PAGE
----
|This is the poster for our (meta)Physical Feast of PARADISE LOST. Ain't it neat?|
Money Money Money
I love haggling. Just recently, on a trip to Syracuse I got myself upgraded hotels. Not just hotel rooms (who hasn't planted someone else's hair in the bathroom to get bumped up to a suite), but actual hotels, in the process moving up from a studio at a glorified Days Inn to a stunning 1BR in a wanna-be Ritz Carlton.
Maybe it's because of the time my ancestors spent in bazaars, but haggling comes as easily to me as mixing cocktails does to a WASP. And yet, I hate asking for money for many reasons. Maybe because so much of my life has been defined by its absence. Maybe because my parents fought about it (in a nutshell, the positions - my mother, Armenian: Let's live! my father, the Isareli: Let's save!). I saw friends starting theater companies and funding films and begging/borrowing/stealing for something they believed in, and I never envied them. Even the idea of running an institution and having to ask for money on its behalf terrifies me, and not just because it's the part of the job that my friends who are Artistic Directors bitch about the most.
I've been slowly working through my money issues. The first thing I try to do is determine whether or not an expenditure is inevitable. Toothpaste? Inevitable. Pinkberry? Evitable. If something's inevitable, I try to reason to myself, there's no point in torturing myself about it. Since I'm going to do it inevitably, I might as well just do it now and get it over with. The evitable things are trickier for me, but after all, man cannot live on bread alone. Or Pinkberry, as a week of research showed me. Right now, I'm just trying to minimize the self-torture I perform after succumbing to the evitable, so that I can actually enjoy that pomegranate frozen yogurt, rather than lacerate myself for having spent money on it as I greedily spoon into my face.
I'm thinking about money these days because I've finally taken the plunge. I found a project big and weird and epic and unique and lots-of-other-adjectives enough that it has inspired me to leap over the hurdle of my money-asking phobia. In December, a company of 20 actors and I began adapting PARADISE LOST for the stage. When I sent the first email out to the actors, I had no idea what our final product would be - or if we would even have a final project. But on the first day we met, when I was detailing to them what I wanted us to do, I heard words coming out of my mouth, describing a day-long concert reading of our cut adaptation of the epic poem. With two meal breaks. And naturally, we'd make the food. And serve it as well.
I don't really know where the words or even the idea came from. I love to cook, and a few summers ago, prepared dinner for a colony of 75 artists every night for a week at Lake Lucille, where Brian Mertes and Melissa Kievman would produce site-specific multi-media deconstructed Chekhov plays. I would plan my summer around these events, and getting to see Bill Irwin do Vanya inspired me to saute, bake and simmer out of my comfort zone.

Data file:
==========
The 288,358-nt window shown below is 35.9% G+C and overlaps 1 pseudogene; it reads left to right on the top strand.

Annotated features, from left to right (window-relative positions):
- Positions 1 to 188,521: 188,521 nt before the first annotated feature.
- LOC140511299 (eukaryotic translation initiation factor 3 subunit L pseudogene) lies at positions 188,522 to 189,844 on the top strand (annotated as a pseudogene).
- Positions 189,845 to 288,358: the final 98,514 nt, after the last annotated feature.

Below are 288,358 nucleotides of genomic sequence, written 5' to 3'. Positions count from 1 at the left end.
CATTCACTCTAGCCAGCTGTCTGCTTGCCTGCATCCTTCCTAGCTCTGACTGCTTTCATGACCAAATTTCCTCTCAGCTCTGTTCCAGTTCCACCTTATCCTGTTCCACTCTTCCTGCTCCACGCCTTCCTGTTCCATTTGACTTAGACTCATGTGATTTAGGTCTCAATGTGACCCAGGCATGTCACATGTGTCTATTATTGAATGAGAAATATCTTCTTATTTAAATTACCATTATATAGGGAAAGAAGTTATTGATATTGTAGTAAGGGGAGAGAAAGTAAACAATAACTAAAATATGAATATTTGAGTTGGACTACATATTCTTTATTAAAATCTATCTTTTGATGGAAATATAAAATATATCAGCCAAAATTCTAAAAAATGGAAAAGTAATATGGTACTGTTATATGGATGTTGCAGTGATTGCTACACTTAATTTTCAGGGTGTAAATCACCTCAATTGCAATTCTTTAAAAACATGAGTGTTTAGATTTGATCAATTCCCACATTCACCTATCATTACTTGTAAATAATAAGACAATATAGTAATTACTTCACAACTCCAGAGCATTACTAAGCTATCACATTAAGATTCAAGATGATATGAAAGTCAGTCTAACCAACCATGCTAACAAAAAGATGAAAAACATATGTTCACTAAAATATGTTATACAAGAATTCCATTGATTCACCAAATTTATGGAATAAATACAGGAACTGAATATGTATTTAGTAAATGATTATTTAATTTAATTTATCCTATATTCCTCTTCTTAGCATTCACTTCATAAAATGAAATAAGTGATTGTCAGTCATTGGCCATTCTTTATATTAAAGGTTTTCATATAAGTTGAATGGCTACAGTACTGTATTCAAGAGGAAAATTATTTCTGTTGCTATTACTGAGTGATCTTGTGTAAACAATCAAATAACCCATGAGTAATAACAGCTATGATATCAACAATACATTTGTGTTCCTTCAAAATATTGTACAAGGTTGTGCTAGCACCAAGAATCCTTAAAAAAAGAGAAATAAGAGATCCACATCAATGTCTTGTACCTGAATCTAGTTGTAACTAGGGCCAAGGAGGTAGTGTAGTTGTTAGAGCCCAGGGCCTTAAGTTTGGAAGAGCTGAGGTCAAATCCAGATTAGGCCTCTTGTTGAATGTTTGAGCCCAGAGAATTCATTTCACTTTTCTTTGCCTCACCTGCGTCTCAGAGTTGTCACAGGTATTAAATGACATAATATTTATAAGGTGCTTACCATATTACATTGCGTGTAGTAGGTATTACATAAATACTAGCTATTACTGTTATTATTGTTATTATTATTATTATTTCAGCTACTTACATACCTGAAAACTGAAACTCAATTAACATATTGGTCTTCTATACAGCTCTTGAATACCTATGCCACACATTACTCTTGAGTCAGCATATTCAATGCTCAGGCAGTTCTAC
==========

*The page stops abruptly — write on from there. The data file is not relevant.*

|I used this image for a previous blog post and just think it's so hilarious I can't help myself from using it again.|
Another integral part of this PARADISE LOST process is that we, the artists, are self-producing the project. And, like Spidey, we've found that even with a little power comes great responsibility. We have formed committees. We've created video footage and launched an indiegogo campaign (I'm obviously going to beg you for money at the end of this blog, but if you want to donate now because you believe in art and in me, here's the link: I believe in art and in you, Michael ). We've created menus, organized master recipe lists, researched ingredient costs. We've summarized and laid out. We've even already gotten a grant, from the Drama League's New Directors/New Works fund.
This is the basic gist: we've cut the poem down. We're going to perform a concert-reading of it over the course of one day, and we're going to break that event up with two meal breaks. We're going to prepare all the food for those meals. And we're going to serve the food. And the whole thing is going to be free. But, the only way we can make it free is by getting you to donate money.
The basic guiding principle behind this event is the desire to create something epic, something sensual. I want to create an experience that is the opposite of the four-character, living room, unit set play. I want to create the kind of theatrical experience that I love - unique, epic, bizarre and delicious. People can come to as much or as little as they want, but what I hope is that by hearing this epic poem and sharing meals, community will be formed within the audience as much as it is within the artist community that mounts the event.
We're trying to raise 10K in 25 days. By this time this blog hits, it'll probably be more like 22 days. That's a lot of money. It's more than 9K, but not as much as 11K.
In letters like these, people always write "even ten dollars help." I never believed them, but now that I'm on this side of the equation, I really get it. If you donate ten dollars, then we'll only need to raise $9,990. That's less than 10K. So even ten dollars really does help. But not as much as twenty. Not by half.